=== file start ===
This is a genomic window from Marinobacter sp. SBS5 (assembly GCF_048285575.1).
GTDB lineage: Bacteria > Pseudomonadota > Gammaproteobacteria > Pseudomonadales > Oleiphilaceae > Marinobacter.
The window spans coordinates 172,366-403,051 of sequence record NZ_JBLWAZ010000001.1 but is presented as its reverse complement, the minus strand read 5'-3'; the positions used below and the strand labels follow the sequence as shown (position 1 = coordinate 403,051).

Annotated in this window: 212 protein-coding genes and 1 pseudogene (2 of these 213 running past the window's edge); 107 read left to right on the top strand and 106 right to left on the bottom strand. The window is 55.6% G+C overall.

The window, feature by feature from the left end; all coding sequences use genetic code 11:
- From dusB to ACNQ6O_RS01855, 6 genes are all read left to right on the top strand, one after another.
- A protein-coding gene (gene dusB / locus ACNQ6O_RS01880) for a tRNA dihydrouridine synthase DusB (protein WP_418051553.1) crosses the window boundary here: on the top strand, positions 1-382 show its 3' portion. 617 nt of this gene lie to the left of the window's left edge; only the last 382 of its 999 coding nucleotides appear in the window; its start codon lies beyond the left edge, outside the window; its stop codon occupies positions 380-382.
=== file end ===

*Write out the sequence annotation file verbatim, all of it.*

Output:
This is a genomic window from Marinobacter sp. SBS5 (assembly GCF_048285575.1).
GTDB lineage: Bacteria > Pseudomonadota > Gammaproteobacteria > Pseudomonadales > Oleiphilaceae > Marinobacter.
The window spans coordinates 172,366-403,051 of sequence record NZ_JBLWAZ010000001.1 but is presented as its reverse complement, the minus strand read 5'-3'; the positions used below and the strand labels follow the sequence as shown (position 1 = coordinate 403,051).

Annotated in this window: 212 protein-coding genes and 1 pseudogene (2 of these 213 running past the window's edge); 107 read left to right on the top strand and 106 right to left on the bottom strand. The window is 55.6% G+C overall.

The window, feature by feature from the left end; all coding sequences use genetic code 11:
- From dusB to ACNQ6O_RS01855, 6 genes are all read left to right on the top strand, one after another.
- A protein-coding gene (gene dusB / locus ACNQ6O_RS01880) for a tRNA dihydrouridine synthase DusB (protein WP_418051553.1) crosses the window boundary here: on the top strand, positions 1-382 show its 3' portion. 617 nt of this gene lie to the left of the window's left edge; only the last 382 of its 999 coding nucleotides appear in the window; its start codon lies beyond the left edge, outside the window; its stop codon occupies positions 380-382.